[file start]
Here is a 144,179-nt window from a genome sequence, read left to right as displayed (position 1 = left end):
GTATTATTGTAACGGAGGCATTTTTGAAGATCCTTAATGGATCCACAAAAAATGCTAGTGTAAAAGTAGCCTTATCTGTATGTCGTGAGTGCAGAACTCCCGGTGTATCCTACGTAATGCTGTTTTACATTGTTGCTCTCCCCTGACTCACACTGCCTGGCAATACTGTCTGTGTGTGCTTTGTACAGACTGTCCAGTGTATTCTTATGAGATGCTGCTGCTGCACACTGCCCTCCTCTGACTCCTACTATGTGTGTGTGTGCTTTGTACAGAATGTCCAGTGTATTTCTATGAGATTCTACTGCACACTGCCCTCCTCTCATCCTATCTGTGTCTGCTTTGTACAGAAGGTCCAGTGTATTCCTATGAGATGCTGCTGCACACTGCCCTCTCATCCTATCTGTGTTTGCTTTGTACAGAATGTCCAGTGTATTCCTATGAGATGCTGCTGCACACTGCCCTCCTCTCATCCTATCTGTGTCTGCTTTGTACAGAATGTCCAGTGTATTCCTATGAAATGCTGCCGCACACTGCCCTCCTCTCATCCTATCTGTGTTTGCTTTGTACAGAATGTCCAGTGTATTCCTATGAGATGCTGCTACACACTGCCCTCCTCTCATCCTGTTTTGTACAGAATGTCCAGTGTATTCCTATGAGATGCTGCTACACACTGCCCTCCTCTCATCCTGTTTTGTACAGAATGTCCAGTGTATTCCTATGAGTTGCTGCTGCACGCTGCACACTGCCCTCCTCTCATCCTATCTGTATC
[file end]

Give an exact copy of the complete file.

Here is a 144,179-nt window from a genome sequence, read left to right as displayed (position 1 = left end):
GTATTATTGTAACGGAGGCATTTTTGAAGATCCTTAATGGATCCACAAAAAATGCTAGTGTAAAAGTAGCCTTATCTGTATGTCGTGAGTGCAGAACTCCCGGTGTATCCTACGTAATGCTGTTTTACATTGTTGCTCTCCCCTGACTCACACTGCCTGGCAATACTGTCTGTGTGTGCTTTGTACAGACTGTCCAGTGTATTCTTATGAGATGCTGCTGCTGCACACTGCCCTCCTCTGACTCCTACTATGTGTGTGTGTGCTTTGTACAGAATGTCCAGTGTATTTCTATGAGATTCTACTGCACACTGCCCTCCTCTCATCCTATCTGTGTCTGCTTTGTACAGAAGGTCCAGTGTATTCCTATGAGATGCTGCTGCACACTGCCCTCTCATCCTATCTGTGTTTGCTTTGTACAGAATGTCCAGTGTATTCCTATGAGATGCTGCTGCACACTGCCCTCCTCTCATCCTATCTGTGTCTGCTTTGTACAGAATGTCCAGTGTATTCCTATGAAATGCTGCCGCACACTGCCCTCCTCTCATCCTATCTGTGTTTGCTTTGTACAGAATGTCCAGTGTATTCCTATGAGATGCTGCTACACACTGCCCTCCTCTCATCCTGTTTTGTACAGAATGTCCAGTGTATTCCTATGAGATGCTGCTACACACTGCCCTCCTCTCATCCTGTTTTGTACAGAATGTCCAGTGTATTCCTATGAGTTGCTGCTGCACGCTGCACACTGCCCTCCTCTCATCCTATCTGTATC